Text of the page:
Yes, I will tell you about her. Also, I want to tell you about a wonderful local organization that rescues and rehabilitates neglected and abused horses. It was my major pleasure to visit their facility this past Saturday, which was their monthly adoption and visiting day. First, though, I’ll preface the details of what brought me there at that particular moment in time, with a bit of background.
One of the very noticeable phases the teenage girls of my time experienced was a strong interest in horses. I remember well the excitement of my high school girlfriends about "going horse-back riding" one or more times a week; I remember their descriptions of horses and I remember the sincerity of their passion about horses. I’m thinking that maybe the interest young women have in horses transcends generations and was not specific to the days of my youth. Anyway, those years, for me, were a time of dealing with survival issues, so I was not able to become involved with or think about horses then. Later on (years later), I became a strong animal advocate and have remained so, over the years, working on behalf of marine, farm, wild, and companion animals (dogs & cats). In fact, humane education and animal advocacy are a big part of my identity. But I never championed horses ... not until now.
A couple of years ago, I began writing legislative letters, urging enactment of laws to protect American wild horses and horses in general, from being sent to slaughterhouses. Eventually, a law was passed to ban horse slaughter in the U.S., though these magnificent animals are now shipped, under horrendous conditions, across Canadian and Mexican borders, to be killed there for European and Asian "delicacy" markets. Please read some of my earlier posts that urge letter-writing to legislators to protect our horses from this cruel fate.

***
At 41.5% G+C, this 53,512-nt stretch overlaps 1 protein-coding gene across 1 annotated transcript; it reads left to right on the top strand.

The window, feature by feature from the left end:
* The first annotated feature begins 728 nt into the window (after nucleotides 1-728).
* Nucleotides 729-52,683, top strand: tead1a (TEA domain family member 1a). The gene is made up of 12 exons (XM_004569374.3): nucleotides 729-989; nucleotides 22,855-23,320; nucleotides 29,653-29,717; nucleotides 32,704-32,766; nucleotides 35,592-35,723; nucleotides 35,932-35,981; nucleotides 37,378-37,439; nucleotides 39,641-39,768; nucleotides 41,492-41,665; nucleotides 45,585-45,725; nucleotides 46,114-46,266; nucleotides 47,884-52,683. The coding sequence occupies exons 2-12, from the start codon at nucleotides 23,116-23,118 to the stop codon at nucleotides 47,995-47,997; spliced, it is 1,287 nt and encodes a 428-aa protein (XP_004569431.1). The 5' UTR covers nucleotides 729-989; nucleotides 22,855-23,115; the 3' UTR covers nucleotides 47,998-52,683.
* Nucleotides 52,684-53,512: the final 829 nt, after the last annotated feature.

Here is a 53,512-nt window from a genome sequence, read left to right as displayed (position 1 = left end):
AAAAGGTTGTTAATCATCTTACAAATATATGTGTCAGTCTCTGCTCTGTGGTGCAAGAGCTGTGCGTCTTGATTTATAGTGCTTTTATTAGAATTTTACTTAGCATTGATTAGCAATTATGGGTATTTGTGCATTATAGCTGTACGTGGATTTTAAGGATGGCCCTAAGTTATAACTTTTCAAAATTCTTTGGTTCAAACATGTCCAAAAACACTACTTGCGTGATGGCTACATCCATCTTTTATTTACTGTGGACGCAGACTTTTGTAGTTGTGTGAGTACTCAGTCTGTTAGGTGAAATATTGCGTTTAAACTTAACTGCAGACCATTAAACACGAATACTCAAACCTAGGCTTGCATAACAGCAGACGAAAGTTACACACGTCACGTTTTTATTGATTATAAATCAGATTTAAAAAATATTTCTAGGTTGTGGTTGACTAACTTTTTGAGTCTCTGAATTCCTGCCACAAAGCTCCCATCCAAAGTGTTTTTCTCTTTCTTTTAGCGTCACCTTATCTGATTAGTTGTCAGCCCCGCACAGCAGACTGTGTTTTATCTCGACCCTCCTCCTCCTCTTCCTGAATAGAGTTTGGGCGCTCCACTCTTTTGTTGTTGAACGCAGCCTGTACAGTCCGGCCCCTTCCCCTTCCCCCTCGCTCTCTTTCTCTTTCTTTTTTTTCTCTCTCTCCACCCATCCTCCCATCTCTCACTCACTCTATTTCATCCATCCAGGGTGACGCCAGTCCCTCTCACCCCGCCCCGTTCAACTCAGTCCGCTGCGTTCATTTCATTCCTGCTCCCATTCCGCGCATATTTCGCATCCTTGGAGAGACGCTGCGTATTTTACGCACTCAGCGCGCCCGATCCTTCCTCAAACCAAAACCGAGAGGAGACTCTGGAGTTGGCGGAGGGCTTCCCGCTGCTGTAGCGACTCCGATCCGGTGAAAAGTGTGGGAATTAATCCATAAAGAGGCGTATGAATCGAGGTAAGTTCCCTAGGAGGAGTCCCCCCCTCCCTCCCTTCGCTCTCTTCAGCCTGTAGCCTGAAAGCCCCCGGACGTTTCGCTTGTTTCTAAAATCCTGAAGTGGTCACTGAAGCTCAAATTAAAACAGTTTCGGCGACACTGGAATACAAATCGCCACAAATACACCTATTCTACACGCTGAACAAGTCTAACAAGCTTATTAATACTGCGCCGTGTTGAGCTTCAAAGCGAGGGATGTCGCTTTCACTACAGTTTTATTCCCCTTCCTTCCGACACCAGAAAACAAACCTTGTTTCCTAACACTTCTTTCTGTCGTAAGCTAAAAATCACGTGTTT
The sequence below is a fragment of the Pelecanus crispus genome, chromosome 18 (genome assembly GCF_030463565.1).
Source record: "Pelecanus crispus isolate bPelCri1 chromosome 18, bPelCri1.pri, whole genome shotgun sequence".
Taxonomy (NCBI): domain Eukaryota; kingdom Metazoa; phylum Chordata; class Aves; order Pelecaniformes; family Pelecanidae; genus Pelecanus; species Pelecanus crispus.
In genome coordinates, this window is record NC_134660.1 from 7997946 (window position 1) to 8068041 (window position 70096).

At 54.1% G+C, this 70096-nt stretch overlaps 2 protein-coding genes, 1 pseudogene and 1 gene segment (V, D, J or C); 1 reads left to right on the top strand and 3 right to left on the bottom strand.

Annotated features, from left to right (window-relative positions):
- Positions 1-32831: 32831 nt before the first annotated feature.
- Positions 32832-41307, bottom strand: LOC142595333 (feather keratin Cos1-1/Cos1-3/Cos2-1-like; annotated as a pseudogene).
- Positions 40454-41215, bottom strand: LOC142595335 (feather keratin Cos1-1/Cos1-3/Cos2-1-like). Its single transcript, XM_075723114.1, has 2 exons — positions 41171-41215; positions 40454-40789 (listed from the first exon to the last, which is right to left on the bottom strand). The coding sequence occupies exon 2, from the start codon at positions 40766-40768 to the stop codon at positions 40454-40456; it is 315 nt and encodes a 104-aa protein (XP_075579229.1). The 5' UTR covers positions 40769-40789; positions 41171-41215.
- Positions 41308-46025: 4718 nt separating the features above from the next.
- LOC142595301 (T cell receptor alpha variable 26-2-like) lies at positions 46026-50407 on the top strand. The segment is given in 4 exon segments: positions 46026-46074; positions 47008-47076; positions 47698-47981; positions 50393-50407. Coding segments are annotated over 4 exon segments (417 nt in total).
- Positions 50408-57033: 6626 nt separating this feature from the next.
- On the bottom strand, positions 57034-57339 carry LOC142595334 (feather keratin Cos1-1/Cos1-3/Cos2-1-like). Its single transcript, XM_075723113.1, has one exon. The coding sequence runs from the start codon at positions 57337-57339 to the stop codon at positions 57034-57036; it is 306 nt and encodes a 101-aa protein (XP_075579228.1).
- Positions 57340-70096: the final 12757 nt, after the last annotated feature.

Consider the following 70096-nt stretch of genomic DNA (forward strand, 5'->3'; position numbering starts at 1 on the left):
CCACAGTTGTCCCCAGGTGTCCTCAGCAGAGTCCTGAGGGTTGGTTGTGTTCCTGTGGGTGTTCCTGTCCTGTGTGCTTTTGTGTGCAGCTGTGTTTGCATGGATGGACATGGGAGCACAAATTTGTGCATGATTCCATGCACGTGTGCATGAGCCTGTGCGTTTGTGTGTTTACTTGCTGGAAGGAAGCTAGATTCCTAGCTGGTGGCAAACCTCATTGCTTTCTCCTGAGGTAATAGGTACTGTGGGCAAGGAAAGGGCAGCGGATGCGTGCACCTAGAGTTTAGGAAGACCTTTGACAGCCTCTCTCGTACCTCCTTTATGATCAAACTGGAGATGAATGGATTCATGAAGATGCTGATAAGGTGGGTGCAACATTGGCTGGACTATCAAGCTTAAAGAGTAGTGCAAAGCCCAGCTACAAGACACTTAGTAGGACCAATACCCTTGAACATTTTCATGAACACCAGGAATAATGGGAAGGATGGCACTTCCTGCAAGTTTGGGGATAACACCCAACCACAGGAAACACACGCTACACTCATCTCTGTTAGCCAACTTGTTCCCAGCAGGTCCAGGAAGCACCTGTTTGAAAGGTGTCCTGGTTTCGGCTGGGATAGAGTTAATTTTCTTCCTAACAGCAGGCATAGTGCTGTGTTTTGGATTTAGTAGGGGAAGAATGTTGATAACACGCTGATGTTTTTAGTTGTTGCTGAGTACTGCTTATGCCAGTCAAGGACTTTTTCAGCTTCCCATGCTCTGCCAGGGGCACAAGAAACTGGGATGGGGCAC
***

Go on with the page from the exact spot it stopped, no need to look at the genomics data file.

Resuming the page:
Well, that’s enough preface. About two months ago, I was flooded with a deep, spiritual desire to make the acquaintance of horses in a hands-on way, no small wish for someone whose horse experience was limited to feeding Jake, the milk wagon horse, an occasional sugar cube when I was a tiny tyke ... and on one occasion, having a "pony ride" on a poor, patient horse at an amusement park when I was nine years old. As an aside (you know I frequently do asides), Jake faithfully toted his milk wagon around town for daily deliveries and would, occasionally, get disgusted with his toting job and just begin running wild, all over the place, until he either became tired or felt satisfied – with his wagon driver hanging on for dear life.
Anyway, my recent desire to get to know horses led me to Horse Haven of Tennessee. I was welcomed there by Nina, who founded and heads the effort there. A number of capable, cheerful volunteers were on hand and three of them tutored me on various things I needed to know. I took it all in. Remembering my few up-front meetings with Jake (and the driver’s instructions to "hold your hand flat") I asked if I could feed a treat carrot to a horse. Most of the horses were outside, but two were still in the barn. I felt drawn to one of them, softly called to her, and she responded by affectionately nuzzling my neck and then kissing the side of my face, much like Dixie (my dog) often does. So I held a carrot on one of my very "flattened" piano-playing hands and darling Ruby gently and carefully took the treat, and then another, and then another. I fell totally in love with this wonderful horse. On my drive home, the hauntingly beautiful song "Ruby" (from the 50s or 60s) floated into my head and I've played it on the piano many times since. Ruby is available for adoption, as are several other nice horses at Horse Haven.
Horse Haven needs financial contributions to help with the costs of caring for the horses who are there and with the expenses involved with rescuing others. Check out the HHT website at www.horsehavenoftn.com. to read their news and see the horses. You will love it!